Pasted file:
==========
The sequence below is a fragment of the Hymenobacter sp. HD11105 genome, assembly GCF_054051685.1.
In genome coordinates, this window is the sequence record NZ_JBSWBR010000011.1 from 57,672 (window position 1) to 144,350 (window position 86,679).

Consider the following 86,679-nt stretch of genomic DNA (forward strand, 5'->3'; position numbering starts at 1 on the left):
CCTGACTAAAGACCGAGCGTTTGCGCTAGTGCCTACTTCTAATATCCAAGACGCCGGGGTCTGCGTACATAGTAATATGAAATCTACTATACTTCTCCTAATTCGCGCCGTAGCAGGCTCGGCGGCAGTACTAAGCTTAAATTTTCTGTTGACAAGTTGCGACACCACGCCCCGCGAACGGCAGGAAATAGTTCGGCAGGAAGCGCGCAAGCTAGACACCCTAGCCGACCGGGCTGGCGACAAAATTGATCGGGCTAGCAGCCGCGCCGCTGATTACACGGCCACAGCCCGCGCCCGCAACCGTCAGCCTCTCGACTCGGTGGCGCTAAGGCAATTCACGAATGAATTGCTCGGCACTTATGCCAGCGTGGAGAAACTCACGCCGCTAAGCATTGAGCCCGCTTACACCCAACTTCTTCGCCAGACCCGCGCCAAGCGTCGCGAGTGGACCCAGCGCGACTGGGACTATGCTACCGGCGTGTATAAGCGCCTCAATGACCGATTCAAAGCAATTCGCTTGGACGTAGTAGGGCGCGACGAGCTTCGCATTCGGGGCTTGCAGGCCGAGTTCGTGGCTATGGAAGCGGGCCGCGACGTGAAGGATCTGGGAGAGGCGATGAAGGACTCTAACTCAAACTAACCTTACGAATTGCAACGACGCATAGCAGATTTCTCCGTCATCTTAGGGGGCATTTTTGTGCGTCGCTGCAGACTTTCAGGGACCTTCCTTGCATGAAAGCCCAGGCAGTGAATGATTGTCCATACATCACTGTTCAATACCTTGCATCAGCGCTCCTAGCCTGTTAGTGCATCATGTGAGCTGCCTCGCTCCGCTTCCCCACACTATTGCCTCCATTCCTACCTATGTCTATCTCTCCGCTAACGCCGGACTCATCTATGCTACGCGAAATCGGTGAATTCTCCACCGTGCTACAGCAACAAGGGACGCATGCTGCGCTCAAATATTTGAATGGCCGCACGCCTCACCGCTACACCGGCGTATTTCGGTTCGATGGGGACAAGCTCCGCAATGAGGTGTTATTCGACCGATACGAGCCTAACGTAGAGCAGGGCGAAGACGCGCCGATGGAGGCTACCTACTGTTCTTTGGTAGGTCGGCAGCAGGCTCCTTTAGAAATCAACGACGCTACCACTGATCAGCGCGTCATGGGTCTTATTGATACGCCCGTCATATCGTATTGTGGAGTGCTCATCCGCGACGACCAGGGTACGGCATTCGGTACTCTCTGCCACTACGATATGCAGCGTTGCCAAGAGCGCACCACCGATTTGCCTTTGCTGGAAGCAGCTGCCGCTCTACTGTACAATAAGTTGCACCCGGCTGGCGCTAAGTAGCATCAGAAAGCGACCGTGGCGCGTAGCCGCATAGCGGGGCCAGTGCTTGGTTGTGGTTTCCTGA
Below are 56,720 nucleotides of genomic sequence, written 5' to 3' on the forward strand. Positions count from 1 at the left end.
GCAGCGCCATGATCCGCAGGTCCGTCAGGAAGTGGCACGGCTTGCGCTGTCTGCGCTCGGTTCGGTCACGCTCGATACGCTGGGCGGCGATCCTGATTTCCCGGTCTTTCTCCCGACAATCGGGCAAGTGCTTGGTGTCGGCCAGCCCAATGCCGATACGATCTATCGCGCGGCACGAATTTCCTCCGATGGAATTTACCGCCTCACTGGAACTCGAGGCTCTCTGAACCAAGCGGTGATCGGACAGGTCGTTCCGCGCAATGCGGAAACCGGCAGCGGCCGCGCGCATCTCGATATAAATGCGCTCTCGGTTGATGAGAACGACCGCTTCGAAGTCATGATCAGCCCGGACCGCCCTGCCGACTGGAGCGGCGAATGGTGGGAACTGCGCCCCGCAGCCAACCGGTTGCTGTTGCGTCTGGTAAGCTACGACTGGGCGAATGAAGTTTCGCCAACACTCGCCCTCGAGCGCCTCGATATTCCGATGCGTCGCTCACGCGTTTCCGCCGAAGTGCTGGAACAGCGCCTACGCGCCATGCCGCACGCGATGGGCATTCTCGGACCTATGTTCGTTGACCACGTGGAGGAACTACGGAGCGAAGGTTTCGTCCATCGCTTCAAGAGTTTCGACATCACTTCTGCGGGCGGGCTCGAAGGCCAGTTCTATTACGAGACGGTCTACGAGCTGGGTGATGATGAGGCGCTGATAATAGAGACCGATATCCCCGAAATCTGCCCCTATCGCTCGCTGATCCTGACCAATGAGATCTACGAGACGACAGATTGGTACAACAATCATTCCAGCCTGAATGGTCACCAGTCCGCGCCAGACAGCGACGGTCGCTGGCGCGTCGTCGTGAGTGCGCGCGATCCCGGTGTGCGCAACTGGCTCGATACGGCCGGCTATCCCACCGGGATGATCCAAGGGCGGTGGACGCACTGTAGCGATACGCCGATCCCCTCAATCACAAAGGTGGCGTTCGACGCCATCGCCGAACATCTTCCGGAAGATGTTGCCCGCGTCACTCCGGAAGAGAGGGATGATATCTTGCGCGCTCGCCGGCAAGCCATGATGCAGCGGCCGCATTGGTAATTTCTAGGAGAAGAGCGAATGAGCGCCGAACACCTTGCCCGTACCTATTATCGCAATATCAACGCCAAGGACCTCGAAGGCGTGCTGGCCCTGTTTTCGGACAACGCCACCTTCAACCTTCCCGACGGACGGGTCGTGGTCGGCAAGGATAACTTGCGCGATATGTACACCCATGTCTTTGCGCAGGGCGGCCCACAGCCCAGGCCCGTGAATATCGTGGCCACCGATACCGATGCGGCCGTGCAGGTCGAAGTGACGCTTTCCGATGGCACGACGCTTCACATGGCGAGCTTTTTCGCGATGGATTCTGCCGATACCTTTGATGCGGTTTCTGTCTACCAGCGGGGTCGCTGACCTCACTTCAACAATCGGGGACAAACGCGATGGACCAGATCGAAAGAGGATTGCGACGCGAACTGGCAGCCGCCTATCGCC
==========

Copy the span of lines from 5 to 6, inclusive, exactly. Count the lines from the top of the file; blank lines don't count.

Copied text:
Below are 56,720 nucleotides of genomic sequence, written 5' to 3' on the forward strand. Positions count from 1 at the left end.
GCAGCGCCATGATCCGCAGGTCCGTCAGGAAGTGGCACGGCTTGCGCTGTCTGCGCTCGGTTCGGTCACGCTCGATACGCTGGGCGGCGATCCTGATTTCCCGGTCTTTCTCCCGACAATCGGGCAAGTGCTTGGTGTCGGCCAGCCCAATGCCGATACGATCTATCGCGCGGCACGAATTTCCTCCGATGGAATTTACCGCCTCACTGGAACTCGAGGCTCTCTGAACCAAGCGGTGATCGGACAGGTCGTTCCGCGCAATGCGGAAACCGGCAGCGGCCGCGCGCATCTCGATATAAATGCGCTCTCGGTTGATGAGAACGACCGCTTCGAAGTCATGATCAGCCCGGACCGCCCTGCCGACTGGAGCGGCGAATGGTGGGAACTGCGCCCCGCAGCCAACCGGTTGCTGTTGCGTCTGGTAAGCTACGACTGGGCGAATGAAGTTTCGCCAACACTCGCCCTCGAGCGCCTCGATATTCCGATGCGTCGCTCACGCGTTTCCGCCGAAGTGCTGGAACAGCGCCTACGCGCCATGCCGCACGCGATGGGCATTCTCGGACCTATGTTCGTTGACCACGTGGAGGAACTACGGAGCGAAGGTTTCGTCCATCGCTTCAAGAGTTTCGACATCACTTCTGCGGGCGGGCTCGAAGGCCAGTTCTATTACGAGACGGTCTACGAGCTGGGTGATGATGAGGCGCTGATAATAGAGACCGATATCCCCGAAATCTGCCCCTATCGCTCGCTGATCCTGACCAATGAGATCTACGAGACGACAGATTGGTACAACAATCATTCCAGCCTGAATGGTCACCAGTCCGCGCCAGACAGCGACGGTCGCTGGCGCGTCGTCGTGAGTGCGCGCGATCCCGGTGTGCGCAACTGGCTCGATACGGCCGGCTATCCCACCGGGATGATCCAAGGGCGGTGGACGCACTGTAGCGATACGCCGATCCCCTCAATCACAAAGGTGGCGTTCGACGCCATCGCCGAACATCTTCCGGAAGATGTTGCCCGCGTCACTCCGGAAGAGAGGGATGATATCTTGCGCGCTCGCCGGCAAGCCATGATGCAGCGGCCGCATTGGTAATTTCTAGGAGAAGAGCGAATGAGCGCCGAACACCTTGCCCGTACCTATTATCGCAATATCAACGCCAAGGACCTCGAAGGCGTGCTGGCCCTGTTTTCGGACAACGCCACCTTCAACCTTCCCGACGGACGGGTCGTGGTCGGCAAGGATAACTTGCGCGATATGTACACCCATGTCTTTGCGCAGGGCGGCCCACAGCCCAGGCCCGTGAATATCGTGGCCACCGATACCGATGCGGCCGTGCAGGTCGAAGTGACGCTTTCCGATGGCACGACGCTTCACATGGCGAGCTTTTTCGCGATGGATTCTGCCGATACCTTTGATGCGGTTTCTGTCTACCAGCGGGGTCGCTGACCTCACTTCAACAATCGGGGACAAACGCGATGGACCAGATCGAAAGAGGATTGCGACGCGAACTGGCAGCCGCCTATCGCC